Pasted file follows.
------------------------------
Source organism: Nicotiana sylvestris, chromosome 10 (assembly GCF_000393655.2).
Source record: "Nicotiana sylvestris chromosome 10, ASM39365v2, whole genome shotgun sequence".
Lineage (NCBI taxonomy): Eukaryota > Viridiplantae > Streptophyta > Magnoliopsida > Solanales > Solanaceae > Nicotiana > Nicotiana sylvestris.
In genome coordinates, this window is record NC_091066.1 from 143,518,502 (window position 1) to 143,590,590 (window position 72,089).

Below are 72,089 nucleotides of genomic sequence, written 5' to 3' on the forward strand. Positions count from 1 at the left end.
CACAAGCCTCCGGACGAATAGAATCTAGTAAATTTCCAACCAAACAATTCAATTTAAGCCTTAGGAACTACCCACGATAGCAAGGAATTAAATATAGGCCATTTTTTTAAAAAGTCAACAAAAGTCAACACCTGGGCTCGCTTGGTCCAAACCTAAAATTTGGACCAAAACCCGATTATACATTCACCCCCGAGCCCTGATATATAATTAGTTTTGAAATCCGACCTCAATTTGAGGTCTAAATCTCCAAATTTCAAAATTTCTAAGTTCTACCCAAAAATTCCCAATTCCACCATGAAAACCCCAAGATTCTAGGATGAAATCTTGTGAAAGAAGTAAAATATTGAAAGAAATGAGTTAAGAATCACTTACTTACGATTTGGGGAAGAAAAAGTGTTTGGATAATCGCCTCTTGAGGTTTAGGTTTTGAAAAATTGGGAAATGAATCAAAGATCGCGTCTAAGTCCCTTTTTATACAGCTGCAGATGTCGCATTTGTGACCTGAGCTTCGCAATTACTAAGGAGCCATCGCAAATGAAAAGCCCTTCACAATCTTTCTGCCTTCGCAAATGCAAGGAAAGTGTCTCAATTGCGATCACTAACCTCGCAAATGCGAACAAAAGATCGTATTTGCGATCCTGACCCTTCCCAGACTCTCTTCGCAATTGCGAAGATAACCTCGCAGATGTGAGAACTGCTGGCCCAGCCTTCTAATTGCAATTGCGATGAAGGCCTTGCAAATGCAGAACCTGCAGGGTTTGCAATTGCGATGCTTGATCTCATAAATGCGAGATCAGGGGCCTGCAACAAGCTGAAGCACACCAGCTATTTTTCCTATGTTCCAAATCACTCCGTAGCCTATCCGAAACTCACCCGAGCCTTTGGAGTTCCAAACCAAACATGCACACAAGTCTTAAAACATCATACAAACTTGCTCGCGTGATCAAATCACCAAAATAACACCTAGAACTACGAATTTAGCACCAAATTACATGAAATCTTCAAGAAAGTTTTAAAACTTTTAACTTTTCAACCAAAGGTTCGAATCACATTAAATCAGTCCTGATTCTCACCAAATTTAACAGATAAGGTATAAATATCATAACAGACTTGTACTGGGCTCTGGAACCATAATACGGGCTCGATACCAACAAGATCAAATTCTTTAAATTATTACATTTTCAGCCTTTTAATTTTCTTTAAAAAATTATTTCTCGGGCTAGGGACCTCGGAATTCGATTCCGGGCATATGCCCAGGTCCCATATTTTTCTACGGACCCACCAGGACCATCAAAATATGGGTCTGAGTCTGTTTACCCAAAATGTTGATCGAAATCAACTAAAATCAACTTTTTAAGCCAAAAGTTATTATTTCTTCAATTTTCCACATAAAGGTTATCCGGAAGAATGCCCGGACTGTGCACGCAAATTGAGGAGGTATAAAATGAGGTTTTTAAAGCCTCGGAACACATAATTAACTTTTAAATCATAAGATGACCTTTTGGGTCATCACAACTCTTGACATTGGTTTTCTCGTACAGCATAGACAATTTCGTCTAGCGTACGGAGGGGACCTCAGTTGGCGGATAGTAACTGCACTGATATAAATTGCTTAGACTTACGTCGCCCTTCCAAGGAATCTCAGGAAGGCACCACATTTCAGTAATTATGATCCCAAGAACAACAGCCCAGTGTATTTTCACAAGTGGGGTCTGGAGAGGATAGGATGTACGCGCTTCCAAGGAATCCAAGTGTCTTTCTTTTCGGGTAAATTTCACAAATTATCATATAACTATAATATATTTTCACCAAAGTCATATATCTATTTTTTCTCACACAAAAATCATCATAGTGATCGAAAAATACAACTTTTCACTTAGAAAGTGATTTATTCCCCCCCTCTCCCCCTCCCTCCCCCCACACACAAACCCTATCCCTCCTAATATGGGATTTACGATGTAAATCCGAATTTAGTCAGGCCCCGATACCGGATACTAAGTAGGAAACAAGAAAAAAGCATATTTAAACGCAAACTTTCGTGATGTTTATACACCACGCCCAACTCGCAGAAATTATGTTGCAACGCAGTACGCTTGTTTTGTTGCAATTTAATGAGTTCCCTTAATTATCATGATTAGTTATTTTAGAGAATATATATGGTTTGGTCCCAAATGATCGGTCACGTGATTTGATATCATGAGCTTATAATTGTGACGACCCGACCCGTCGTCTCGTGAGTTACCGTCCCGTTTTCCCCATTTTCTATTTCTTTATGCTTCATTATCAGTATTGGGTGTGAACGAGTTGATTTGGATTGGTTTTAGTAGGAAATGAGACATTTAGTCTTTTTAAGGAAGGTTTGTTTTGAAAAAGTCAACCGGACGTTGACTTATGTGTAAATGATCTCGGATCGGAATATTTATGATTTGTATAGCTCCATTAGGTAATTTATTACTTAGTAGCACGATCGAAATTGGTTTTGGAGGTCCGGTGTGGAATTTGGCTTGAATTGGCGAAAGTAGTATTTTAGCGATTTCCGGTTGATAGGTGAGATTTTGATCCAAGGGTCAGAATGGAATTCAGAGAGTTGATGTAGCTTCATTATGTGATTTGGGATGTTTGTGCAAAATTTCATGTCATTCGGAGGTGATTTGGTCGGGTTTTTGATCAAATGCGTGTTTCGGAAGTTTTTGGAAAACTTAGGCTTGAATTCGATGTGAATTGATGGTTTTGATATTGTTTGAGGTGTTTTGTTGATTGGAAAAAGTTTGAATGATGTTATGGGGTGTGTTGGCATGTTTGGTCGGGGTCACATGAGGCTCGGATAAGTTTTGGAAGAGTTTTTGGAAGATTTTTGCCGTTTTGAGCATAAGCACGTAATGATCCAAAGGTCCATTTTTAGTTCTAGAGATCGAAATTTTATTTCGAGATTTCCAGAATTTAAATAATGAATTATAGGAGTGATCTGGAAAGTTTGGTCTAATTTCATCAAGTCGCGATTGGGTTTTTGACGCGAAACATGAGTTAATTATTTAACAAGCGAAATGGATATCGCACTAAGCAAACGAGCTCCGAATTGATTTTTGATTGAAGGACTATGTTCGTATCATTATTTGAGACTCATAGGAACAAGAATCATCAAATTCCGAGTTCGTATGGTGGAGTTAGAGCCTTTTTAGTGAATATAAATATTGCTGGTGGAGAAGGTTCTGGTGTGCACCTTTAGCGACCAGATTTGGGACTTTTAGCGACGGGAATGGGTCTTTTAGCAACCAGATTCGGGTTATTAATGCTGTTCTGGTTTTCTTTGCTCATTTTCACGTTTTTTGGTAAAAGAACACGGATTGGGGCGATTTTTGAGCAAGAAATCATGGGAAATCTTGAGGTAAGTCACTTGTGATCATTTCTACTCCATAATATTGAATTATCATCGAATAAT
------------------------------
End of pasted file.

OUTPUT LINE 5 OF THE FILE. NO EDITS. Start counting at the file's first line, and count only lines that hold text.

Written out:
Below are 72,089 nucleotides of genomic sequence, written 5' to 3' on the forward strand. Positions count from 1 at the left end.